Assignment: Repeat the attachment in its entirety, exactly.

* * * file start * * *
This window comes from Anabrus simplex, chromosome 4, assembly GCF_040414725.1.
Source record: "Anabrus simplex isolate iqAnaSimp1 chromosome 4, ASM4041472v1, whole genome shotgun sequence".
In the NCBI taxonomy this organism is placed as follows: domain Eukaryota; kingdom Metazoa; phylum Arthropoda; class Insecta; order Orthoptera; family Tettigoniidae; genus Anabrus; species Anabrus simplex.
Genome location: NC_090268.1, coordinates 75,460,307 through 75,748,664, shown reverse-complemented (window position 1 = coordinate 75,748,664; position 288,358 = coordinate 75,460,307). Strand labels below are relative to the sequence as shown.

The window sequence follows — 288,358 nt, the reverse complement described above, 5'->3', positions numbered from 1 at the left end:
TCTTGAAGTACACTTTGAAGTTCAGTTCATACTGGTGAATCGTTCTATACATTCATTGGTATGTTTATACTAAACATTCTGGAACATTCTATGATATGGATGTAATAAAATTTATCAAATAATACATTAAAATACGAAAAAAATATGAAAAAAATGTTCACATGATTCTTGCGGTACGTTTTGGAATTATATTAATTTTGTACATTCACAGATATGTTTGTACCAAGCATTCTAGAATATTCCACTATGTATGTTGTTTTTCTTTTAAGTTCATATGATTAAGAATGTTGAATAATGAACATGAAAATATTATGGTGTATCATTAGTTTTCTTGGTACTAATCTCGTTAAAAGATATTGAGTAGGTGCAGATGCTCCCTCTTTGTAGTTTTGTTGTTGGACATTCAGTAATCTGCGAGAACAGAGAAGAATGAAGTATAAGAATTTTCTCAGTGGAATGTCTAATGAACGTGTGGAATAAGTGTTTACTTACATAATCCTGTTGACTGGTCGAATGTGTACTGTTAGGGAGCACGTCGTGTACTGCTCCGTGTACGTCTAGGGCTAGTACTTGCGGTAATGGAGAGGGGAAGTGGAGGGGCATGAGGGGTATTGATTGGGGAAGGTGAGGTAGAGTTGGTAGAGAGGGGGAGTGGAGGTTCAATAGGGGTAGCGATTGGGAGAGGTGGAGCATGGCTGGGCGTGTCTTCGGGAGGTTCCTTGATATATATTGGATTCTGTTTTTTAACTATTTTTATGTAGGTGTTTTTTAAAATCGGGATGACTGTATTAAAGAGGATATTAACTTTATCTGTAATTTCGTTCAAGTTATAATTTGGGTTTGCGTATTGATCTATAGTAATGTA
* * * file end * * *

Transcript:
This window comes from Anabrus simplex, chromosome 4, assembly GCF_040414725.1.
Source record: "Anabrus simplex isolate iqAnaSimp1 chromosome 4, ASM4041472v1, whole genome shotgun sequence".
In the NCBI taxonomy this organism is placed as follows: domain Eukaryota; kingdom Metazoa; phylum Arthropoda; class Insecta; order Orthoptera; family Tettigoniidae; genus Anabrus; species Anabrus simplex.
Genome location: NC_090268.1, coordinates 75,460,307 through 75,748,664, shown reverse-complemented (window position 1 = coordinate 75,748,664; position 288,358 = coordinate 75,460,307). Strand labels below are relative to the sequence as shown.

The window sequence follows — 288,358 nt, the reverse complement described above, 5'->3', positions numbered from 1 at the left end:
TCTTGAAGTACACTTTGAAGTTCAGTTCATACTGGTGAATCGTTCTATACATTCATTGGTATGTTTATACTAAACATTCTGGAACATTCTATGATATGGATGTAATAAAATTTATCAAATAATACATTAAAATACGAAAAAAATATGAAAAAAATGTTCACATGATTCTTGCGGTACGTTTTGGAATTATATTAATTTTGTACATTCACAGATATGTTTGTACCAAGCATTCTAGAATATTCCACTATGTATGTTGTTTTTCTTTTAAGTTCATATGATTAAGAATGTTGAATAATGAACATGAAAATATTATGGTGTATCATTAGTTTTCTTGGTACTAATCTCGTTAAAAGATATTGAGTAGGTGCAGATGCTCCCTCTTTGTAGTTTTGTTGTTGGACATTCAGTAATCTGCGAGAACAGAGAAGAATGAAGTATAAGAATTTTCTCAGTGGAATGTCTAATGAACGTGTGGAATAAGTGTTTACTTACATAATCCTGTTGACTGGTCGAATGTGTACTGTTAGGGAGCACGTCGTGTACTGCTCCGTGTACGTCTAGGGCTAGTACTTGCGGTAATGGAGAGGGGAAGTGGAGGGGCATGAGGGGTATTGATTGGGGAAGGTGAGGTAGAGTTGGTAGAGAGGGGGAGTGGAGGTTCAATAGGGGTAGCGATTGGGAGAGGTGGAGCATGGCTGGGCGTGTCTTCGGGAGGTTCCTTGATATATATTGGATTCTGTTTTTTAACTATTTTTATGTAGGTGTTTTTTAAAATCGGGATGACTGTATTAAAGAGGATATTAACTTTATCTGTAATTTCGTTCAAGTTATAATTTGGGTTTGCGTATTGATCTATAGTAATGTA